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Jamie Lyon was at his best against the Sharks in Round 3.

Manly Sea Eagles skipper Jamie Lyon knows his glittering career is coming to an end, but says he still has the drive to keep playing for his beloved club beyond 2016. 

The two-time premiership-winning Sea Eagle is off contract at the end of this year, and knows any new deal would almost certainly be his last in the NRL. 

Having played 212 games for the northern beaches side, there is little Lyon hasn’t done in a rugby league career that has included two premierships, 10 State of Origin caps and eight games for the Kangaroos. 

The 34-year-old says he has thought about retirement, but admits he'd play on next year if the club offered him a deal. 

"It (retirement) won't be too far away. Hopefully I'll keep improving this year and get a bit better and hopefully go on next year or something like that," Lyon said. 

"But it's just in the process at the moment and we'll see how we go. We'll see what money they've got in the salary cap and if there are spots available and that sort of thing. 

"It's pretty complex to work out a full squad, but if the opportunity is there I'll definitely like to go again."

Lyon said the emergence of Tom Trbojevic and other young stars at the club wouldn't influence his playing future, with his decision set to come down to instincts.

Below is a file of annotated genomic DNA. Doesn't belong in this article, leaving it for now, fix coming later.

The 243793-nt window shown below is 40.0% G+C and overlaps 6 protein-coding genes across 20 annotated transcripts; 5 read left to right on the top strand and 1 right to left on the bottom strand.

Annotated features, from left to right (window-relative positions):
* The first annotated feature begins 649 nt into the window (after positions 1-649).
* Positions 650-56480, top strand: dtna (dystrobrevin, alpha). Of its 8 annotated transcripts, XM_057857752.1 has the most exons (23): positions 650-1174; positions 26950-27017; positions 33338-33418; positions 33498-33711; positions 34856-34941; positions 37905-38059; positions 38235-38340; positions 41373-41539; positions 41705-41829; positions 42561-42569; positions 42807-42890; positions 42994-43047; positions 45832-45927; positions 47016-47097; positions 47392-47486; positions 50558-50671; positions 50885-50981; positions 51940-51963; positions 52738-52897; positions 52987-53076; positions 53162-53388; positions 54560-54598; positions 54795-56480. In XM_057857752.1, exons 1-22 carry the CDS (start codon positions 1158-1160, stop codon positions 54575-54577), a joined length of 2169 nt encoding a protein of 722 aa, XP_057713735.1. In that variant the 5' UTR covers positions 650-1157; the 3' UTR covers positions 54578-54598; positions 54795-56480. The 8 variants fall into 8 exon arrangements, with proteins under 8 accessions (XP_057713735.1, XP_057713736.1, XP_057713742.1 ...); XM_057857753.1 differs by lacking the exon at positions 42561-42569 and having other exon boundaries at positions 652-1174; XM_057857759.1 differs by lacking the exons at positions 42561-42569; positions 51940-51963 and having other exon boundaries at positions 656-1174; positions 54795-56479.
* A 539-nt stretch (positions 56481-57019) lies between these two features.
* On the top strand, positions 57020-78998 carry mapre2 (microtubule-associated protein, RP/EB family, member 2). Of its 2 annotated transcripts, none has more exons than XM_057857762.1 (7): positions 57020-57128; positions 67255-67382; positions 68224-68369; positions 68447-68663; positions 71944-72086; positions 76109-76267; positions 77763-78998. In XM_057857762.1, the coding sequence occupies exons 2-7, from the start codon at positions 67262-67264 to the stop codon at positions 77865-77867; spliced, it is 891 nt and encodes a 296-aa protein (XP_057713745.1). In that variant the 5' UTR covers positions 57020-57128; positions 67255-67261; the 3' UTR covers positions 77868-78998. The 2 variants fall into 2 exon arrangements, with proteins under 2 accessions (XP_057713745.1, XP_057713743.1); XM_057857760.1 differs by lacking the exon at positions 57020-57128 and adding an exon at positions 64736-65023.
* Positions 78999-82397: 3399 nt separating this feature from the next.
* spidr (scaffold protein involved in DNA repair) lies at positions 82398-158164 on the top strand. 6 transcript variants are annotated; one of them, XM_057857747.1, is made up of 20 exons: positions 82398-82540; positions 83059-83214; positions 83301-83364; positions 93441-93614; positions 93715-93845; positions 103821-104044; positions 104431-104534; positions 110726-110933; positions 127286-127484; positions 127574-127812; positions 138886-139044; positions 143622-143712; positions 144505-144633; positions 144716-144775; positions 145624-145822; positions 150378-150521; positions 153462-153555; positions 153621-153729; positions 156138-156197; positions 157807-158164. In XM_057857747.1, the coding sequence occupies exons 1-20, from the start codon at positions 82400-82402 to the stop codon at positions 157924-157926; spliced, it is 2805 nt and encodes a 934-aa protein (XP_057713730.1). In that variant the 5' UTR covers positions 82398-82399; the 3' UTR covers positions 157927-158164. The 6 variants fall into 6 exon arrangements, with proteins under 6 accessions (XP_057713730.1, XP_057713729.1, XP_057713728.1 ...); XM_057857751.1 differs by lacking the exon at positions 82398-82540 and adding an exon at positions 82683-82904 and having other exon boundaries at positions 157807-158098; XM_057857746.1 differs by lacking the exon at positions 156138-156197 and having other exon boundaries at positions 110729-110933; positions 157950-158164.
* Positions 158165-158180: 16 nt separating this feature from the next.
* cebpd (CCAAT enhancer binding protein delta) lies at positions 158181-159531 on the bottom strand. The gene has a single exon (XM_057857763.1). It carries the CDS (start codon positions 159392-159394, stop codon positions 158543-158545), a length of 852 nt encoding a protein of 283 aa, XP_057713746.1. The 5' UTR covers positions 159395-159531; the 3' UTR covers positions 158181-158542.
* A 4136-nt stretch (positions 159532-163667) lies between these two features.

"I think it's more of an individual thing. It's more on yourself and how the body's going and your performances," the Sea Eagles centre said. 

"If you're fine then you keep playing. Some people go a bit early, and some play on a bit longer. It's all up to the individual."  


Manly's captain paid thanks to the work done by the club's new head of physical performance, Dan Ferris, for helping senior players like himself, Steve Matai and Brett Stewart cope with the weekly bumps and bruises first-grade football provides.

The former Gold Coast Titans strength and conditioning coach joined the Sea Eagles ahead of the 2016 season, and Lyon said his influence had been telling.  

"He does a lot of work. All the staff, they put their hands up and get their hours done," Lyon said. 

"He's a very smart operator, Dan, and for us older guys who might need a bit more of a rest here and there, they're pretty switched on and good to train under.

"It's enjoyable to come to training and work under some of these guys and hear some different ideas on things, whereas we were used to some other voices for a few years, so it's a bit of a change-up there."

Asked whether the new strength and conditioning team could prolong his career, Lyon laughed: "Ask me in two years if I'm still going around."

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